First Year Course on Genghis Khan (Chinggis Khaan)
The script in this drawing reads High Women of Great Mongolia, and shows the traditional 'high hat' of aristocratic women in ancient Mongolia.
And woman written in latin letters:
Women are presented in The Secret History generally in three
different ways: as developed characters with relatively large roles in
the narrative, as characters whose actions are described in a short anecdote,
and as characters who are only briefly mentioned as being taken as a wife.
Among the women in the first group are Genghis Khan’s (Temujin's) mother Hoelun
and his principal wife Borte, both of whom are portrayed as influential
in numerous important decisions. The women of the second group are to a great
extent presented in a positive light, as strong, courageous, and a rallying
These three literary appearances of women illustrate important
cultural themes in ancient Mongolian life. Tribal politics were almost
always involved in marriages, with weaker tribes giving women in marriage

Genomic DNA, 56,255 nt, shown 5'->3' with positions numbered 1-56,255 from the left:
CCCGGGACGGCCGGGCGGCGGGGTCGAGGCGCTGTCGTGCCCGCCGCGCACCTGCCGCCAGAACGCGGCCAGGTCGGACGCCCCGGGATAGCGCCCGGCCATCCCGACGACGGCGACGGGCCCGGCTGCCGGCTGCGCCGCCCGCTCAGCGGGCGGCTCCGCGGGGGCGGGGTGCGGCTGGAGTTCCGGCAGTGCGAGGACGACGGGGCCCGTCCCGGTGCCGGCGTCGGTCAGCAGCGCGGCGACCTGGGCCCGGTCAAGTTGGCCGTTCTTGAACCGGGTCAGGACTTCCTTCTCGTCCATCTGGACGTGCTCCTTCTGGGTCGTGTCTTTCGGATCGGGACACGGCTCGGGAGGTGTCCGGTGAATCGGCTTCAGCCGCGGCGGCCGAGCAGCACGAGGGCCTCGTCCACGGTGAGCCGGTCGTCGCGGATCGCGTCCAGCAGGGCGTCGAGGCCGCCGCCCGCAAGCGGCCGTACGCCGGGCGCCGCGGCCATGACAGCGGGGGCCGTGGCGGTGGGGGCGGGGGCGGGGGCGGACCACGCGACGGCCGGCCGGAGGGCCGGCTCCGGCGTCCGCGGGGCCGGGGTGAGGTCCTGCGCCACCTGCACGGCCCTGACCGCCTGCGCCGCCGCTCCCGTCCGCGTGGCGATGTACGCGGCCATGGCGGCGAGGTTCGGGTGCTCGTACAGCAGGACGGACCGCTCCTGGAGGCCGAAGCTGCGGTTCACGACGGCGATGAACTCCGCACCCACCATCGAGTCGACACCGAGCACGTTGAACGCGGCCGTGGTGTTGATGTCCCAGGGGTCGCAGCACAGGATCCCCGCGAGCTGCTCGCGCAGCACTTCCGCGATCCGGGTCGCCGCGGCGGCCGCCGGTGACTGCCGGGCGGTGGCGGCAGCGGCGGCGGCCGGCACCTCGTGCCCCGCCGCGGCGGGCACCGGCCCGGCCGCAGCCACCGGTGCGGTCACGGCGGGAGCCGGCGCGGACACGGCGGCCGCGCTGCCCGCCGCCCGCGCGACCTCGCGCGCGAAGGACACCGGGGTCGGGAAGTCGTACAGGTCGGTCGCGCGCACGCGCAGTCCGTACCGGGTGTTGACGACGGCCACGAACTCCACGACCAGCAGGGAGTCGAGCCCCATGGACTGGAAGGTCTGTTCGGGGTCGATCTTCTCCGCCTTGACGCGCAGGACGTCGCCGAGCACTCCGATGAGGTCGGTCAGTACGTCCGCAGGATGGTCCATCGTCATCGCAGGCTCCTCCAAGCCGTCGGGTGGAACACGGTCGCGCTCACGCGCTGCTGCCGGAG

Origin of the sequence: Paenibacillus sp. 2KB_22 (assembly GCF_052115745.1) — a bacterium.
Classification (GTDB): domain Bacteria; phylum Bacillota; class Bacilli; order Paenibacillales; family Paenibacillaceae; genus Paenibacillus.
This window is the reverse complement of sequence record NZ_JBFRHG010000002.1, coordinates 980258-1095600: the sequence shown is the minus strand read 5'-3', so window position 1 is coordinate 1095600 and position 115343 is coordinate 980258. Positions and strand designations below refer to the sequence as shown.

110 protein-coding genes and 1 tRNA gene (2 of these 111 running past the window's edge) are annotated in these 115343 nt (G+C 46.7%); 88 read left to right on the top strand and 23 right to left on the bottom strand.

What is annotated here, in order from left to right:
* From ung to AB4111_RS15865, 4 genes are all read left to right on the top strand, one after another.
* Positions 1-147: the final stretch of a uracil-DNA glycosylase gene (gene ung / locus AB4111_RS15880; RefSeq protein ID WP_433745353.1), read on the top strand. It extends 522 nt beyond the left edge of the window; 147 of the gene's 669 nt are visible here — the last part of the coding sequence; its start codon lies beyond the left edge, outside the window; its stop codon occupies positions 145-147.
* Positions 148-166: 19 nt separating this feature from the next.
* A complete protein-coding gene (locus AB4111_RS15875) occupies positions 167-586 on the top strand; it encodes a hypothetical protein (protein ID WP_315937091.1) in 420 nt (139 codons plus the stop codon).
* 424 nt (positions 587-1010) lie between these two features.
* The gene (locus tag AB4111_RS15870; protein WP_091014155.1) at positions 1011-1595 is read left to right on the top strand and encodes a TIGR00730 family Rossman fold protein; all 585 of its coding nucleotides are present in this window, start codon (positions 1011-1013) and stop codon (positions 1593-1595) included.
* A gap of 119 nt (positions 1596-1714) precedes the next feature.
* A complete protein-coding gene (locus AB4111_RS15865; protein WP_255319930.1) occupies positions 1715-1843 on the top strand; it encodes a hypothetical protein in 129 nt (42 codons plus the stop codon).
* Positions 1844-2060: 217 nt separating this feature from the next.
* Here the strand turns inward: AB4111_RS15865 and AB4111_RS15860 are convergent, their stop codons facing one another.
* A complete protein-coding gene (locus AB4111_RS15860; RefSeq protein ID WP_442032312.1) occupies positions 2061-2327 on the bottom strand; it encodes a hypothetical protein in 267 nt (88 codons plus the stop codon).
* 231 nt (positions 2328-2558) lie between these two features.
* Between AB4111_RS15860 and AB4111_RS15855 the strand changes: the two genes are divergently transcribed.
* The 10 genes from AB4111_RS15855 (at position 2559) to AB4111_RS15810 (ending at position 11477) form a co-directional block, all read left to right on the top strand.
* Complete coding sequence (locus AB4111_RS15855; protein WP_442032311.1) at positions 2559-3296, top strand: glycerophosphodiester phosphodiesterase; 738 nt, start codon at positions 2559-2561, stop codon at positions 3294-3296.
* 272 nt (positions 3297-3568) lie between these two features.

to men of more powerful tribes; also, often in inter-tribal raids, women were
taken by force into the raiding tribe. This suggests a passive nature of women, but this view is contradicted in the more
developed characters. Most women who are developed as characters in their own right are portrayed in a more positive light; themes of strength
and influence are widely present in the History among, for example, Genghis
Khan’s wives and his mother. The culture among the steppe tribes
also gave to women much importance because, when their husbands were away
fighting or herding, the responsibility of ruling the community of gers fell to them.
This cultural view in The Secret History of women as strong characters led to a number of female rulers in the Mongol Empire. Not only does this important text attribute many positive qualities to women, but tribes on the steppe were accustomed to handing over home rule to women when men were away. Two women, Toregene and Oghul Ghaimish, were regents of the Mongol Empire in the 1240s, and Sorhokhtani ruled a section of it (what is now northern China and eastern Mongolia) as she raised her fours sons to be important Asian leaders themselves. The decisions in which women were influential can also be seen as having a major impact on the course of the empire, such as when Temujin's wife Borte advises her husband to break his friendship with the tribal ruler Jamuka, leading to Temujin's election as the Great Khan.